Subscribe to CNN’s Fitness, But Better newsletter. Sign up for our newsletter series to ease into a healthy routine, backed by experts.
Forty-five percent of the world’s population is trying to shed a few pounds, according to a 2020 Ipsos poll. And they prefer to do it by exercising more and eating better, not by dieting. That’s essentially the well-known “calories in, calories out” method, where you try to burn more calories than you take in. There is just one problem: Nailing down your calorie burn is harder than you may think.
The number of calories a person burns doing a particular exercise or movement depends on various factors, including height and weight, sex, and muscle mass. But even your health and the weather can affect the number of calories you burn performing a certain exercise.
“You work harder running 6 miles (9.7 kilometers) in 80-degree (27 C) heat and high humidity than when it’s 50 degrees (10 C) and dry,” said Dr. Keith Anderson, a family and sports medicine doctor with Novant Health in Charlotte, North Carolina. “Your body also works harder if you’re fighting off a cold or if you didn’t sleep well the night before. There’s so much combined into metabolism.”
In addition, calorie-tracking devices such as fitness watches aren’t always accurate. While seven wrist-worn devices adequately measured heart rate in subjects who were walking, running and cycling, none accurately measured energy expenditure, according to one study published in the Journal of Personalized Medicine. The most accurate device was off by nearly 27%, while the least accurate was off by 93%.
Similarly, the calorie counters on exercise equipment such as treadmills, stationary bikes and elliptical machines are unreliable, too. Ellipticals in particular are especially poor at gauging your calorie burn accurately. These machines tend to overestimate your caloric expenditure significantly, as shown in a 2018 study published in the journal Exercise Medicine. In the study, these machines said participants were burning 200 more calories per hour than they actually were when exercising at a moderate intensity.
“You can’t really rely on these exercise machines,” said registered dietitian and nutritionist Kat Barefield, a nutrition master trainer with the National Academy of Sports Medicine. “Even if you get into an exercise physiology lab and get hooked up to sophisticated equipment, the results won’t be totally accurate.”
But if people don’t know how many calories they are burning during a particular workout, how can they come up with a solid fitness plan? Opt for full-body workouts, Anderson said, as they torch the most calories.
“I’m training for the Ironman World Championships right now, and I absolutely burn more calories swimming and running than cycling,” he said. Other solid options, Anderson said, are Pilates and high-intensity interval training, also known as HIIT workouts.
“The more movement you can involve, the better,” Barefield said, noting you can use trekking poles when going out for a walk or hike to burn a few more calories. Even listening to music can help. “Music will give you more energy to move at more intense speeds,” she said.
Some people prefer to focus on the “calories in” part of the equation. The calorie counts for various food items tend to be fairly similar, no matter where you check. Few will dispute, for example, the US Department of Agriculture’s assertion that one medium-size apple contains about 100 calories, depending upon the apple variety and exact size. And the Food and Drug Administration requires most prepared foods and the standard items in certain chain restaurants to disclose the number of calories they contain. But Anderson said counting calories can be problematic, too.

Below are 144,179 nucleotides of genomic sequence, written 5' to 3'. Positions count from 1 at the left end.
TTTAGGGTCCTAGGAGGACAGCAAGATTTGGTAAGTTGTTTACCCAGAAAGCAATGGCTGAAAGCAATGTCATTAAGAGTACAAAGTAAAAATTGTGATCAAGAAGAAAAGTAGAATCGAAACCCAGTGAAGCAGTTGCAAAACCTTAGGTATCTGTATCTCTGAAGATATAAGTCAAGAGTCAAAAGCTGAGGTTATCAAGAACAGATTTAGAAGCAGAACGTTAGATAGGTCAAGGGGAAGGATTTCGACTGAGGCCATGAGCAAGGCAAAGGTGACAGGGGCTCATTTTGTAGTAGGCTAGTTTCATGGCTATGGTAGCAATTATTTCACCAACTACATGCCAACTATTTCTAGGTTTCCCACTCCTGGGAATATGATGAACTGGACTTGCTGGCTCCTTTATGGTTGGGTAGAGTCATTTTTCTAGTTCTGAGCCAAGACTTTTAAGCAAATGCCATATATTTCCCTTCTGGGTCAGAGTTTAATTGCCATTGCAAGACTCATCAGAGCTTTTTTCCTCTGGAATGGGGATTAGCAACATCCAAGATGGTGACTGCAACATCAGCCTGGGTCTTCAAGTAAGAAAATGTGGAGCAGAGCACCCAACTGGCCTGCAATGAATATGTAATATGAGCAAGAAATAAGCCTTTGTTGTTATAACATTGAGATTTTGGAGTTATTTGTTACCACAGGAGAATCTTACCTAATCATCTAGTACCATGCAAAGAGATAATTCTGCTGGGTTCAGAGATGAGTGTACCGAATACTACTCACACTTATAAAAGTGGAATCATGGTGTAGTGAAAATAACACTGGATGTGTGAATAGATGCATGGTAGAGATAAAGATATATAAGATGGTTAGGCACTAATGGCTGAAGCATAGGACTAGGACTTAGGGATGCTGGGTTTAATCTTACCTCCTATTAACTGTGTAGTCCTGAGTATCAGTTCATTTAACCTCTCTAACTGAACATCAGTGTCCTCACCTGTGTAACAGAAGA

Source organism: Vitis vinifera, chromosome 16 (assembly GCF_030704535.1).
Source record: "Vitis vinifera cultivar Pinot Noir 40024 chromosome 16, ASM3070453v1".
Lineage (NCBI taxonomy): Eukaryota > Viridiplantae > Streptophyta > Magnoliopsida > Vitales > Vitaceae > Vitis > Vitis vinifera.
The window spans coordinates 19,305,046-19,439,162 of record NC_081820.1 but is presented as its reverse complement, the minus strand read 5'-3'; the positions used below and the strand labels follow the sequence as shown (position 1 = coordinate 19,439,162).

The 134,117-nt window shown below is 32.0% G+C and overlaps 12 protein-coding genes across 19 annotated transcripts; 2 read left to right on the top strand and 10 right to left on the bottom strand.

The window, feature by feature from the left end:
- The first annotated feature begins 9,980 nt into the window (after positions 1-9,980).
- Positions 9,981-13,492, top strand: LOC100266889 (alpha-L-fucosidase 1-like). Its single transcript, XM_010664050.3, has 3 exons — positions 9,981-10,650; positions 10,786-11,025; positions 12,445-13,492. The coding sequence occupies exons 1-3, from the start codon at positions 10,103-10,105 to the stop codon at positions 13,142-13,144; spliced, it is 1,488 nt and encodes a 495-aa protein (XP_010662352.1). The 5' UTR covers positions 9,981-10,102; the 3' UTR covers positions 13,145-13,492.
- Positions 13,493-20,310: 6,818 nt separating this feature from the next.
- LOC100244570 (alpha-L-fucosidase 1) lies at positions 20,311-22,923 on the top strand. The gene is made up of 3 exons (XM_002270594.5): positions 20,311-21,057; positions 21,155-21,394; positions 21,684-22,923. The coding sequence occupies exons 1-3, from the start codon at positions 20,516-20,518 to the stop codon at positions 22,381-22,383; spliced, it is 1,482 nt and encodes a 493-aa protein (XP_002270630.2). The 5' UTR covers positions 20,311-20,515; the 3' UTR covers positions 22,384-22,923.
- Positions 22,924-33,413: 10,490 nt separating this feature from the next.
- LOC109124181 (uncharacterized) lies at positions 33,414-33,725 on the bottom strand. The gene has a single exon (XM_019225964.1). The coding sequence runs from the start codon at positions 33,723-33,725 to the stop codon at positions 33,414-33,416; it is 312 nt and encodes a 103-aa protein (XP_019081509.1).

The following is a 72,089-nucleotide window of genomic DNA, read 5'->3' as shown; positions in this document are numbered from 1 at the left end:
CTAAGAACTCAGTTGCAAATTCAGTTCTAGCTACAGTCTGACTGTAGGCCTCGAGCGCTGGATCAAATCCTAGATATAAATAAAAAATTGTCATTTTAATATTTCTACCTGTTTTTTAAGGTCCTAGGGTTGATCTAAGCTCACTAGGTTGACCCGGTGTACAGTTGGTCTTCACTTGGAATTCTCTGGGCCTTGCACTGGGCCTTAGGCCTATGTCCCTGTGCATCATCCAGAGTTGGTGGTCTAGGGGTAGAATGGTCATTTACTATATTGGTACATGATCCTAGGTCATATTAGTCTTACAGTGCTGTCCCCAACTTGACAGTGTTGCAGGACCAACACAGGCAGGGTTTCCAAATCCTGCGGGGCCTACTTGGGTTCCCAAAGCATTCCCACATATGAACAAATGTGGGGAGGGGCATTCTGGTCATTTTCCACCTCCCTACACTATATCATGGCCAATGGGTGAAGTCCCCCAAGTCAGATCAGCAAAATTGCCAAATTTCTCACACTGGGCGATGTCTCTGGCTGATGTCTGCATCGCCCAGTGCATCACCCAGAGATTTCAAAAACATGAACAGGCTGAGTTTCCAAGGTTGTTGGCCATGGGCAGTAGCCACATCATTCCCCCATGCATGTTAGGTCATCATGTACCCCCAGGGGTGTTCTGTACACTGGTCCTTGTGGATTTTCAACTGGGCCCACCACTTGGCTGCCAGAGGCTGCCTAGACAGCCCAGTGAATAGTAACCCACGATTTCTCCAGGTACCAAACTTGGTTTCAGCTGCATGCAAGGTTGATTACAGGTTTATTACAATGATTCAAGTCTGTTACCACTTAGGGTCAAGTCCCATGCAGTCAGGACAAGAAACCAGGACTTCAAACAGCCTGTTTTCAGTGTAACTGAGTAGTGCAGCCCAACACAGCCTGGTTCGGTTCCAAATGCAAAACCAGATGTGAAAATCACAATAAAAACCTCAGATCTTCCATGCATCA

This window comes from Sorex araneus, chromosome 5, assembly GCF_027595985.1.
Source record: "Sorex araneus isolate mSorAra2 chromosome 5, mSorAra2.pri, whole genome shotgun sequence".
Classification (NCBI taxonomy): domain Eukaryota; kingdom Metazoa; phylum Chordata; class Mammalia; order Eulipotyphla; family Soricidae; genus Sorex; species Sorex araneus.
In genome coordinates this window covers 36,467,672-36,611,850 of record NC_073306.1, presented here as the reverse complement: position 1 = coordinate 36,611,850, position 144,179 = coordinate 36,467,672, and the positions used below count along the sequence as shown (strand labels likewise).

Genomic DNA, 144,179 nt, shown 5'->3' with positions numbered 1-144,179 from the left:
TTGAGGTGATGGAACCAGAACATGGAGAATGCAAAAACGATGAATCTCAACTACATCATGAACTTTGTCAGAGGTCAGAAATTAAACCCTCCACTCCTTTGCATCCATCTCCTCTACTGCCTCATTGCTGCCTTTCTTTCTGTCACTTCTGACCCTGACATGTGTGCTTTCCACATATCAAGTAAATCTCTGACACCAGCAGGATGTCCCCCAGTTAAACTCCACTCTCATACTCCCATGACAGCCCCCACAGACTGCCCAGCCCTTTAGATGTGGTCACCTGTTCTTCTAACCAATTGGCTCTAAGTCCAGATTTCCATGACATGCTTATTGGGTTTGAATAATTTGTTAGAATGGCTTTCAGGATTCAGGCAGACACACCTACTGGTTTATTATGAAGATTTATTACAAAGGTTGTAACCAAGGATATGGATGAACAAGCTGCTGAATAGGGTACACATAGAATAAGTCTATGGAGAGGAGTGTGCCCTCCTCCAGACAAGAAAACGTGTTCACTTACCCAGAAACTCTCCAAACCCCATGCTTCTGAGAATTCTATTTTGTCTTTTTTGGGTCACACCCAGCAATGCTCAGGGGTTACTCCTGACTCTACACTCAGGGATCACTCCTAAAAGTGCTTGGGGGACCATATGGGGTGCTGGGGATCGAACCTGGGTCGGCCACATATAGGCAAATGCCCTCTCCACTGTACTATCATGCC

“I don’t know many patients who can accurately calculate their calorie intake,” he said. “They may look up on the internet that a PBJ is X calories, but exactly how much peanut butter are they putting on their sandwich? Are they eating the crust? It all comes down to estimates.”
Barefield doesn’t typically have her clients count calories, either. Instead, she urges them to mix up their activities. The more you perform one exercise – cycling, for example – the more efficient your body will become at that task. And the more efficient your body becomes, the fewer calories it burns. So doing a few different forms of exercise each week helps.
She’s also a fan of employing NEAT, or nonexercise activity thermogenesis, a fancy term for the calories you burn through any movement outside of eating, sleeping and planned exercise.
“It’s things like going up stairs, gardening, pacing while you talk on the phone – that’s all NEAT,” Barefield said.
In his 2009 book, “Move a Little, Lose a Lot,” Dr. James Levine wrote that our sedentary lifestyle sucks 1,500 to 2,000 NEAT calories a day from our lives. Levine, an endocrinologist, is credited with creating the first treadmill desk as a way to increase NEAT.
Perhaps boosting your NEAT will be more helpful than counting calories or trying to figure out the exercise that burns the most of them. But even when weighting NEAT, don’t get lost in the details, Anderson said.
“You can spend a lot of time adding up calories, but that’s stressful,” he said. “And we all have way too much stress in life already.” Instead, Anderson said to focus on your health, not weight, and on moving regularly, whether that’s running, walking or dancing in your home with the drapes closed.
“Fitness is more important than fatness,” he said, “and exercise will outperform dieting every single time.”